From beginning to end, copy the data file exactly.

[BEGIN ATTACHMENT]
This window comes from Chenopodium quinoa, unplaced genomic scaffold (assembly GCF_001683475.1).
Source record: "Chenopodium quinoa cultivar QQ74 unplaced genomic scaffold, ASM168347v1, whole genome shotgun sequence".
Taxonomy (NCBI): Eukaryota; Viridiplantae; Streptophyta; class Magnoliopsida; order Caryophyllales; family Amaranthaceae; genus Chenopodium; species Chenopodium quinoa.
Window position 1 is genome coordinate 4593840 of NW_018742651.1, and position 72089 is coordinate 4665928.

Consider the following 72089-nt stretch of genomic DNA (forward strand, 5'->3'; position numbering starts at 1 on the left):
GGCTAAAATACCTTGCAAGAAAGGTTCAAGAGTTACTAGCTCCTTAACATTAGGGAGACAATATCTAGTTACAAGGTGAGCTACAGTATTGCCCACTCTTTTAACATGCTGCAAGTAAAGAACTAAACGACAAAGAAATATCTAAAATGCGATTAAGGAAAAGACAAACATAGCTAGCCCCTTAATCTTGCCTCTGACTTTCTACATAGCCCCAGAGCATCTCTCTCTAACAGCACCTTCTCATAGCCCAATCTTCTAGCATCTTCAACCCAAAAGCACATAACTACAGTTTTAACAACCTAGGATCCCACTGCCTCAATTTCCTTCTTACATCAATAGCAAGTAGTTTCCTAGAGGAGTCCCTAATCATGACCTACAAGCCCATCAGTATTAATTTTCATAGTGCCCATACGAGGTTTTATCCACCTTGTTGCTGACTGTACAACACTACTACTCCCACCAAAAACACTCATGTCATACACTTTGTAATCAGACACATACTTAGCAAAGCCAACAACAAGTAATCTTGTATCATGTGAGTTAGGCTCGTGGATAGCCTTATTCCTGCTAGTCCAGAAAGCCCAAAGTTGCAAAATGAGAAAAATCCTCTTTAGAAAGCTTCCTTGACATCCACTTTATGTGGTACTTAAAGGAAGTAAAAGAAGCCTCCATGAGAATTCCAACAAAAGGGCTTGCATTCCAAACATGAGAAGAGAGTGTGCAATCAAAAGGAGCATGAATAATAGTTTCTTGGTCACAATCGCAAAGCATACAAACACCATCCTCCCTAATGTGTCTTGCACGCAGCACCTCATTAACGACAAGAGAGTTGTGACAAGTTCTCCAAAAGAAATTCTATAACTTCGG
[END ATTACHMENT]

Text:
This window comes from Chenopodium quinoa, unplaced genomic scaffold (assembly GCF_001683475.1).
Source record: "Chenopodium quinoa cultivar QQ74 unplaced genomic scaffold, ASM168347v1, whole genome shotgun sequence".
Taxonomy (NCBI): Eukaryota; Viridiplantae; Streptophyta; class Magnoliopsida; order Caryophyllales; family Amaranthaceae; genus Chenopodium; species Chenopodium quinoa.
Window position 1 is genome coordinate 4593840 of NW_018742651.1, and position 72089 is coordinate 4665928.

Consider the following 72089-nt stretch of genomic DNA (forward strand, 5'->3'; position numbering starts at 1 on the left):
GGCTAAAATACCTTGCAAGAAAGGTTCAAGAGTTACTAGCTCCTTAACATTAGGGAGACAATATCTAGTTACAAGGTGAGCTACAGTATTGCCCACTCTTTTAACATGCTGCAAGTAAAGAACTAAACGACAAAGAAATATCTAAAATGCGATTAAGGAAAAGACAAACATAGCTAGCCCCTTAATCTTGCCTCTGACTTTCTACATAGCCCCAGAGCATCTCTCTCTAACAGCACCTTCTCATAGCCCAATCTTCTAGCATCTTCAACCCAAAAGCACATAACTACAGTTTTAACAACCTAGGATCCCACTGCCTCAATTTCCTTCTTACATCAATAGCAAGTAGTTTCCTAGAGGAGTCCCTAATCATGACCTACAAGCCCATCAGTATTAATTTTCATAGTGCCCATACGAGGTTTTATCCACCTTGTTGCTGACTGTACAACACTACTACTCCCACCAAAAACACTCATGTCATACACTTTGTAATCAGACACATACTTAGCAAAGCCAACAACAAGTAATCTTGTATCATGTGAGTTAGGCTCGTGGATAGCCTTATTCCTGCTAGTCCAGAAAGCCCAAAGTTGCAAAATGAGAAAAATCCTCTTTAGAAAGCTTCCTTGACATCCACTTTATGTGGTACTTAAAGGAAGTAAAAGAAGCCTCCATGAGAATTCCAACAAAAGGGCTTGCATTCCAAACATGAGAAGAGAGTGTGCAATCAAAAGGAGCATGAATAATAGTTTCTTGGTCACAATCGCAAAGCATACAAACACCATCCTCCCTAATGTGTCTTGCACGCAGCACCTCATTAACGACAAGAGAGTTGTGACAAGTTCTCCAAAAGAAATTCTATAACTTCGG